Based on the defacto rules 22 a, a scheduled utilization of resources is produced, which accounts for the impact of events identified in the real-time data. For example, based on real-time data, scheduled utilization may attribute a drop in available service capacity to a decline in available staff over a holiday period. As a result of changes resulting from real-time events, allocated resources 25 a are adjusted (for example, redirecting resources to spatial sites experiencing a severe service capacity drop), and forecasting models 25 c are adjusted to reflect current and improved information.
With information relating to historical and real-time events, service delivery performance can be simulated in a manner that accounts for both random and non-random variation in demand, resource capacity, resource allocation and service delivery scoring (for example, using Monte Carlo simulation and/or other well-known simulation tools and techniques). Simulation results are added to the historical data and used by predictive demand engine 21 a to further hone forecasting models. Simulation results can also be added to current data 41 e-41 h in order to influence business rules set for the current state.
FIG. 3 presents a flow diagram illustrating a series of steps associated with a method according to the present invention. First, historical data is collected at step S1. At step S2, service demand is predicted, and service objectives are determined at step S3 as a result of analyzing customer service scores and historical service objectives and rules. Once service demand is predicted and service objectives are set, a desired service capacity is determined at step S4. Desired service capacity may be adjusted, for example, in relation to current service capacity (i.e., there may be practical limits, for example, on the amount of growth that can be realized over current service capacity in order to reach a higher desired level).
At step S5
, business rules are established in relation to service objectives. On the basis of service capacity and business rules, resources are allocated at step S6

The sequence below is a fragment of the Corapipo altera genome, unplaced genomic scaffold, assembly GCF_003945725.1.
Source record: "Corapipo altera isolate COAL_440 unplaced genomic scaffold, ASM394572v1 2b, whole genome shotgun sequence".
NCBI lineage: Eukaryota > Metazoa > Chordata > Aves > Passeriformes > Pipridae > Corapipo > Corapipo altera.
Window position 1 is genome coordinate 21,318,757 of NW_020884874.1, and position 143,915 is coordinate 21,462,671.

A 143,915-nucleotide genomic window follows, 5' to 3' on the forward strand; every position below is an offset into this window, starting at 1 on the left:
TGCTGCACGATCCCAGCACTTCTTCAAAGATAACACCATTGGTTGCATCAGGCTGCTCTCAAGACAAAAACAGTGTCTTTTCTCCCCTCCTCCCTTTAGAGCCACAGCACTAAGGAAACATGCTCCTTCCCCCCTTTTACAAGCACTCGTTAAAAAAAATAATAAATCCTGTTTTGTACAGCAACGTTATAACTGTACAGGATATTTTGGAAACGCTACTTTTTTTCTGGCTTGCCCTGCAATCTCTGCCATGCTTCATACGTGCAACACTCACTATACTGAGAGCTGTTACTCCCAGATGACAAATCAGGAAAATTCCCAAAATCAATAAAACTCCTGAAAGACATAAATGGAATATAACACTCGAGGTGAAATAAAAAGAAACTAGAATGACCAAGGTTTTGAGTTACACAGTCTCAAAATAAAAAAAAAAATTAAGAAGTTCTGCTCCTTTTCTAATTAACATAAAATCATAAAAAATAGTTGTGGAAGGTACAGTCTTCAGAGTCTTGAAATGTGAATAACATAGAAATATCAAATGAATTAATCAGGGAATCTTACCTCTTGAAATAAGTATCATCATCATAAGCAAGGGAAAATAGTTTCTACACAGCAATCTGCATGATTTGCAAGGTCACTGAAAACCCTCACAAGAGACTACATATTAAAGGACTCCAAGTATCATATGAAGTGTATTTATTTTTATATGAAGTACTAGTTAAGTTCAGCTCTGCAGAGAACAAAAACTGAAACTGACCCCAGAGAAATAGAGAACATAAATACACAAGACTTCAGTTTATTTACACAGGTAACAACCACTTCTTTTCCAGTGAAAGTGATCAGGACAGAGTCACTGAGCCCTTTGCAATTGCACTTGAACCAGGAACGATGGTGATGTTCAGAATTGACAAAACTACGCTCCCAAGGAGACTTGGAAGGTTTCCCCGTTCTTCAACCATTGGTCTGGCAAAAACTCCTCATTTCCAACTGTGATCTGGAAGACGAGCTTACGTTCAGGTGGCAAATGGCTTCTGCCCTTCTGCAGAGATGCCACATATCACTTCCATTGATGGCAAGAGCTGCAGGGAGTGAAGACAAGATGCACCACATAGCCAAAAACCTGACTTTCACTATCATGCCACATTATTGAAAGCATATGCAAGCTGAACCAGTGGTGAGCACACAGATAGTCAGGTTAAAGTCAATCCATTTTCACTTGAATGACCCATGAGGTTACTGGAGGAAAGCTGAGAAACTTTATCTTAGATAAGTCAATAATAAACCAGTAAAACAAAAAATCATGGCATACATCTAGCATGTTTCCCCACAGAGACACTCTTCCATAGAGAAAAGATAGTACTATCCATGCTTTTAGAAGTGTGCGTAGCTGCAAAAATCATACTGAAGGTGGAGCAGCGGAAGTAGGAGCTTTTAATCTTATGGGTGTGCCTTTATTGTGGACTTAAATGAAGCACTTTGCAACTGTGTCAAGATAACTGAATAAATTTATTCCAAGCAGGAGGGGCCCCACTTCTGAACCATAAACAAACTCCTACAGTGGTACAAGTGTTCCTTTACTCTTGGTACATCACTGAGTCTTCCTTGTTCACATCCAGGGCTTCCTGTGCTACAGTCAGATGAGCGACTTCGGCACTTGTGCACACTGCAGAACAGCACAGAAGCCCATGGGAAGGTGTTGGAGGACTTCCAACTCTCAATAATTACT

(for example, by spatial site, service event type and customer level), and are then monitored and re-allocated. Once business rules are established and resources are allocated, services can be rendered at step S7
. Actual resource availability and performance of rendered services are monitored at step S8
, and profitability from actual performance is forecast at step S9
. For example, profitability may be forecast by determining or predicting:
- a cost of resources provided;
- services delivered at a level at or in excess of desired service objectives, and a forecast profit from these services based on customer potential value and the value from moving old inventory out to open up space for new products coming in; and
- services delivered against anticipated service demand at a level below desired services objectives, and an forecast cost of poor service based on customer potential value lost, less the value from moving old inventory out to open up space for new products coming in.
In addition or alternatively, service delivery is simulated at step S10 using Monte Carlo or other known simulation techniques, and simulation results are produced for use in the profitability forecast at step S9. Results of the profitability forecast may then be used to adjust predicted demand and service objectives at steps S2, S3 and to begin another cycle. In addition, based on actual resource availability and service performance results, a decision can be made to reallocate resources in real time, for example, to adjust for unexpected service events and the like.
The foregoing describes the invention in terms of embodiments foreseen by the inventor for which an enabling description was available, notwithstanding that insubstantial modifications of the invention, not presently foreseen, may nonetheless represent equivalents thereto.